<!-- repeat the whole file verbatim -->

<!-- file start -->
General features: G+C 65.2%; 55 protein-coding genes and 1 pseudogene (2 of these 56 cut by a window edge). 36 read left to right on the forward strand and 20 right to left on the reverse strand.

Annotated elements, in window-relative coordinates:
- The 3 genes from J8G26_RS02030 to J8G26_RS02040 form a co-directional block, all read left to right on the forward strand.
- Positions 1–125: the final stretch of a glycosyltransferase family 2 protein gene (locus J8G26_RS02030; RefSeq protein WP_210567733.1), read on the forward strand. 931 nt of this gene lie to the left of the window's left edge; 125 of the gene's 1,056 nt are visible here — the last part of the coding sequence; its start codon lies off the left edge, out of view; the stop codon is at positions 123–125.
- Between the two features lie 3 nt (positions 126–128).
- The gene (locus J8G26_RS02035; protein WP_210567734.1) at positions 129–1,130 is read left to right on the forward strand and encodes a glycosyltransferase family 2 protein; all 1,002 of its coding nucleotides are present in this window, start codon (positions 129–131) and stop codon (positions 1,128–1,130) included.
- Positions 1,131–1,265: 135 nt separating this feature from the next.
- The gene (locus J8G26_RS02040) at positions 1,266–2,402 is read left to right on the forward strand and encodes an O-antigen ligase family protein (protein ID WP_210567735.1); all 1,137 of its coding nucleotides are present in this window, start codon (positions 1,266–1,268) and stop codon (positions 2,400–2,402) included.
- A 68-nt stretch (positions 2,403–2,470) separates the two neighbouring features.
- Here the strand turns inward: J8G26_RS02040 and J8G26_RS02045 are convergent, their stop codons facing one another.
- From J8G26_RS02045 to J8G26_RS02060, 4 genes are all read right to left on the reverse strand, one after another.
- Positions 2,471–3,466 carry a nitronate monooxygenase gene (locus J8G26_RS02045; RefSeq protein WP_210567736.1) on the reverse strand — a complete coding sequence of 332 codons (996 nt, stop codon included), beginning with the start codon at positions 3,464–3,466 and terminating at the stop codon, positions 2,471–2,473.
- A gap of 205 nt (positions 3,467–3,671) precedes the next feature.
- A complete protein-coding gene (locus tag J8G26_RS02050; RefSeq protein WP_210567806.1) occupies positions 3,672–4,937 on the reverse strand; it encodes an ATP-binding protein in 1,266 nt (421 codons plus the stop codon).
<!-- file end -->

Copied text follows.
General features: G+C 65.2%; 55 protein-coding genes and 1 pseudogene (2 of these 56 cut by a window edge). 36 read left to right on the forward strand and 20 right to left on the reverse strand.

Annotated elements, in window-relative coordinates:
- The 3 genes from J8G26_RS02030 to J8G26_RS02040 form a co-directional block, all read left to right on the forward strand.
- Positions 1–125: the final stretch of a glycosyltransferase family 2 protein gene (locus J8G26_RS02030; RefSeq protein WP_210567733.1), read on the forward strand. 931 nt of this gene lie to the left of the window's left edge; 125 of the gene's 1,056 nt are visible here — the last part of the coding sequence; its start codon lies off the left edge, out of view; the stop codon is at positions 123–125.
- Between the two features lie 3 nt (positions 126–128).
- The gene (locus J8G26_RS02035; protein WP_210567734.1) at positions 129–1,130 is read left to right on the forward strand and encodes a glycosyltransferase family 2 protein; all 1,002 of its coding nucleotides are present in this window, start codon (positions 129–131) and stop codon (positions 1,128–1,130) included.
- Positions 1,131–1,265: 135 nt separating this feature from the next.
- The gene (locus J8G26_RS02040) at positions 1,266–2,402 is read left to right on the forward strand and encodes an O-antigen ligase family protein (protein ID WP_210567735.1); all 1,137 of its coding nucleotides are present in this window, start codon (positions 1,266–1,268) and stop codon (positions 2,400–2,402) included.
- A 68-nt stretch (positions 2,403–2,470) separates the two neighbouring features.
- Here the strand turns inward: J8G26_RS02040 and J8G26_RS02045 are convergent, their stop codons facing one another.
- From J8G26_RS02045 to J8G26_RS02060, 4 genes are all read right to left on the reverse strand, one after another.
- Positions 2,471–3,466 carry a nitronate monooxygenase gene (locus J8G26_RS02045; RefSeq protein WP_210567736.1) on the reverse strand — a complete coding sequence of 332 codons (996 nt, stop codon included), beginning with the start codon at positions 3,464–3,466 and terminating at the stop codon, positions 2,471–2,473.
- A gap of 205 nt (positions 3,467–3,671) precedes the next feature.
- A complete protein-coding gene (locus tag J8G26_RS02050; RefSeq protein WP_210567806.1) occupies positions 3,672–4,937 on the reverse strand; it encodes an ATP-binding protein in 1,266 nt (421 codons plus the stop codon).